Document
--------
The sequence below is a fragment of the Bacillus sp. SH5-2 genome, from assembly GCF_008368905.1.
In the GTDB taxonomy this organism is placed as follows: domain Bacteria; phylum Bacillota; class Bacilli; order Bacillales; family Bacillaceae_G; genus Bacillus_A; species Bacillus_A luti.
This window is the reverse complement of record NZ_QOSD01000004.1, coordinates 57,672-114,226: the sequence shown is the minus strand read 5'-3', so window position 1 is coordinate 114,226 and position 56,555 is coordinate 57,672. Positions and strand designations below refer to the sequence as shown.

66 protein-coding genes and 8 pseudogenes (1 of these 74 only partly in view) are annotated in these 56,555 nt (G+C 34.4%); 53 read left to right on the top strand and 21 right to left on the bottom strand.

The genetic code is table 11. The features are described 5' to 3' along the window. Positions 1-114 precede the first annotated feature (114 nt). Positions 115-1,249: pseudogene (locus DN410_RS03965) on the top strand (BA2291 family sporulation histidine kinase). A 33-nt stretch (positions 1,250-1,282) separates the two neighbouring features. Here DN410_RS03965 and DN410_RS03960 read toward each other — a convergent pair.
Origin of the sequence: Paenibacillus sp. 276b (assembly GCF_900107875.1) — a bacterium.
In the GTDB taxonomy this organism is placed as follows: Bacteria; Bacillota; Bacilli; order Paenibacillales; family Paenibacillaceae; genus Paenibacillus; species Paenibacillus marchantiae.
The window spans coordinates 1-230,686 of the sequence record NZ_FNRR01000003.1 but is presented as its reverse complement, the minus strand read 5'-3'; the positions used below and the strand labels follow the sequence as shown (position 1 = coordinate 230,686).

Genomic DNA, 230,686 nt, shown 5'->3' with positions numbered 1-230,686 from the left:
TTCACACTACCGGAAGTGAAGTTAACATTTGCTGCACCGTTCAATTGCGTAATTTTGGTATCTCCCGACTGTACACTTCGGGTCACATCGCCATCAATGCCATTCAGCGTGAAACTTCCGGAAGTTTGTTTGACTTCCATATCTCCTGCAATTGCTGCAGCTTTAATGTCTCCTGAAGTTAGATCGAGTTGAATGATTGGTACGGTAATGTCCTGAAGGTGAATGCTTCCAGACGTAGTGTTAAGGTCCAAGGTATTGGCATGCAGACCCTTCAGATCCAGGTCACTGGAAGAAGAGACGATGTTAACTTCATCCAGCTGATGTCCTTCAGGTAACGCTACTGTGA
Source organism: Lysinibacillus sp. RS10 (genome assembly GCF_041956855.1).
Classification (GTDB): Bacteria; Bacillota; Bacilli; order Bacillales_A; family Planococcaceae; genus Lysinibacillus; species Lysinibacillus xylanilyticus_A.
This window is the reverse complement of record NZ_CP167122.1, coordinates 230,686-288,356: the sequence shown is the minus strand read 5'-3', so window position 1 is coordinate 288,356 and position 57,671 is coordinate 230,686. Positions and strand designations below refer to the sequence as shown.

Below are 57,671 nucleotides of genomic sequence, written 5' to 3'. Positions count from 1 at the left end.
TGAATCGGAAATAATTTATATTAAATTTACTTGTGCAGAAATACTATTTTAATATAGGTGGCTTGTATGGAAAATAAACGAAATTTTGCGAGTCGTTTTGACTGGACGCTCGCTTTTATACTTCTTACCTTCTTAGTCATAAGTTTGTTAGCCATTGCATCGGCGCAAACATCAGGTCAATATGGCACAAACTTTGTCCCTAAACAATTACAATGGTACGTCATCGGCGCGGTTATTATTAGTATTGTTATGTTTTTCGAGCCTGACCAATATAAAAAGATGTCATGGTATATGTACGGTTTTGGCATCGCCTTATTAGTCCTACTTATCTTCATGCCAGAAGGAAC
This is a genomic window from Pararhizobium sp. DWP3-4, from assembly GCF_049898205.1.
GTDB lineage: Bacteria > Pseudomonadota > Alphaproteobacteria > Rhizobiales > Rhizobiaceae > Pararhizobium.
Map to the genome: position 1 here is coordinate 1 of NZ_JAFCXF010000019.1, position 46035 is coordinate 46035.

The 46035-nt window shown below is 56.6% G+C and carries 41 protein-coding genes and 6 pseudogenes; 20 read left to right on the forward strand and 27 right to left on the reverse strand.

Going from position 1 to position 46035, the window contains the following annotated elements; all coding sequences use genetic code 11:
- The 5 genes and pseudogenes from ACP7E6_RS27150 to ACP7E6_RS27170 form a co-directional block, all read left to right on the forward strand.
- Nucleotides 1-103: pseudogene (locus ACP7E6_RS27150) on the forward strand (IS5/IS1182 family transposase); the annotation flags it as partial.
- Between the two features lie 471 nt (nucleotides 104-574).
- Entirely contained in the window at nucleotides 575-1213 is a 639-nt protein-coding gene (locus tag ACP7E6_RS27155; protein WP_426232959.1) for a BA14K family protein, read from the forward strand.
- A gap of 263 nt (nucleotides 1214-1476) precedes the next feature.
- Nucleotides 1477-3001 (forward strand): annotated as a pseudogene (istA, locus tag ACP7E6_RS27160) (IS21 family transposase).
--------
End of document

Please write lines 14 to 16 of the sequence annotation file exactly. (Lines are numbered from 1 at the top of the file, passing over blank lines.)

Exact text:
Below are 57,671 nucleotides of genomic sequence, written 5' to 3'. Positions count from 1 at the left end.
TGAATCGGAAATAATTTATATTAAATTTACTTGTGCAGAAATACTATTTTAATATAGGTGGCTTGTATGGAAAATAAACGAAATTTTGCGAGTCGTTTTGACTGGACGCTCGCTTTTATACTTCTTACCTTCTTAGTCATAAGTTTGTTAGCCATTGCATCGGCGCAAACATCAGGTCAATATGGCACAAACTTTGTCCCTAAACAATTACAATGGTACGTCATCGGCGCGGTTATTATTAGTATTGTTATGTTTTTCGAGCCTGACCAATATAAAAAGATGTCATGGTATATGTACGGTTTTGGCATCGCCTTATTAGTCCTACTTATCTTCATGCCAGAAGGAAC
This is a genomic window from Pararhizobium sp. DWP3-4, from assembly GCF_049898205.1.